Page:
Saturday, June 2, 2018

Thoughts from someone who taught a little and knows a little bit more about teaching than they once did

I hope that blog title accurately conveys the hesitancy I have about professing here....

But I have just finished my fifth year teaching undergraduate art students and as I won't be returning in the fall I'm in quite a reflective state about it.

I think to teach well, the thing you do yourself, is so challenging.  My studio mate and I used to joke about how much easier it would be to learn a little math and teach that.  The reason we felt that way, I think, is because once you really know just how much there is to convey, and just how wrong some approaches can be, you realize how much of a responsibility it is, and just how easily you can f it up.  It would be great to teach the few (5?) things I know about math, and be ignorant to all the nuance that exists in that discipline and just teach with pure unbridled confidence.

The tricky thing too, is students love and latch onto a teacher like that, who has an absolute answer without any exceptions.  I think I was probably more of a teacher like that when I started even, I knew less but thought I knew more.

In teaching art, it is critical to both hold a strong point of view but also allow for all viewpoints to be valid.   To confidently explain that there is no one explanation.

So while I come away from these last few years with a lot of open-ended questions, here are the few steadfast principles that I can stand behind and would hope each of my students has come away with:

1.  Anyone can and should make a painting.

I have often heard a similar conversation from both painters and also from students.  Basically its the question of who should make paintings?  Is a child's painting a real painting?  Is an untaught artist (or non-major student) able to make a good painting?  How much do you need to know to make a painting?

Answer: Yes, yes, depends.  I've heard the argument that people don't have to go to school to be musicians or to dance well, why should they for art?  They don't have to.  Everyone should feel free to make paintings.  At any point in life and level you should try to make the best painting you can.  Good teachers are helpful in that they can give you more options, options on how to manipulate the materials, and examples of people who have done that in different ways.  Expanding your knowledge base, ideally, will allow you to make paintings that are more satisfying and challenging and ultimately engaging.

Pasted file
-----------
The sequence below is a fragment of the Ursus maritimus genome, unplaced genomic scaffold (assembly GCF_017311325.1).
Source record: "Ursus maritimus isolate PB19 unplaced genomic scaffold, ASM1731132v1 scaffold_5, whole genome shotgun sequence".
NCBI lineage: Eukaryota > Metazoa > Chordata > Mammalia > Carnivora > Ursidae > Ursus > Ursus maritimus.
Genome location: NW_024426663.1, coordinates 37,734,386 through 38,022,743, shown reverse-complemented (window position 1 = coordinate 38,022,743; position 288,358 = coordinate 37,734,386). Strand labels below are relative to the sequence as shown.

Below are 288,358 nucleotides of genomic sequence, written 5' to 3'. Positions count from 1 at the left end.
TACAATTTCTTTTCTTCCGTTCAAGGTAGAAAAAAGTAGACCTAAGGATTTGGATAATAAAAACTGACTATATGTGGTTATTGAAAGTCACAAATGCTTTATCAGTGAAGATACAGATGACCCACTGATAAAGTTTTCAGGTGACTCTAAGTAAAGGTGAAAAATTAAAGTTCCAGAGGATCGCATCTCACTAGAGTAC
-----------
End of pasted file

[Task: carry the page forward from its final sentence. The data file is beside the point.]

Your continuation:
2.  Always try to make a painting you have never made.  Never try for cohesion.

There is another common conversation I have run into over the last five years that drives me crazy.  It's usually coming from upper level students trying to get their senior show or graduate school portfolio together.  They talk about theme, a series, a cohesive body of work etc.  I distinctly remember doing the exact same thing in school and it stunted my work deeply.  I don't think a student should ever prematurely try to make cohesive body of work.  Sure, if there is a weird tangent you are on that dictates making 10 of the same painting, please do that.  But don't fence yourself in.  At the undergraduate level I found most students just needed to follow really different and random urges.  The work will not be cohesive, it will be all over the place, but it will be experimental and informative.  To make the furthest boundaries of where your interests lie, allows you to see common threads, know what you will never do again and slowly the work will narrow into your interests.  But always try to be making a weird one.  Boredom is the real studio practice killer.

3.  Let your influences show.

I still hear this in regards to my own work.  'Oh you must love Bonnard, this reminds me of Matisse, your influences are showing!'  Often students seemed to think it was a bad thing for the work to relate to other painters, they'd say "I want to do something that has never been done before." No.  You will always be making work in relation to other paintings made before and that's a good thing, it's the language painters speak.  Look at paintings, copy paintings.  Eventually that will not be the only thing visible.  That understanding will make the work richer.  De Kooning said to Guston when he merrily ran into the bar after a day of painting, "Ah, you must have paid off all your debts!"  And that took him years.

4.  Listen deeply to critical feedback.  Then consider the source.

Criticism coming from a painter, professor, or someone with a trained eye deserves being heard.  It is helpful to hear what is being seen when the work is looked at by someone other than you, the maker.  However, consider the source before agreeing with the diagnosis.  Meaning, that person may have a very different aesthetic or intention for painting, that is other than yours.  You can hear the feedback but not agree with the suggestions.  Think about the perspective of where that insight is coming from.

5. The answers are in the paint.

The only way out of a creative block is to paint through it.  It feels awful, the work is mediocre and going nowhere but putting marks down on canvas is the only way to break out.  Ideas and plans for paintings are not the same, the only way forward is to paint.  Eventually answers and new questions will materialize, try not to put pressure on the product or the subject, just begin a bunch of paintings with anything being enough of a reason to start.

(all images are student work from the past academic year)


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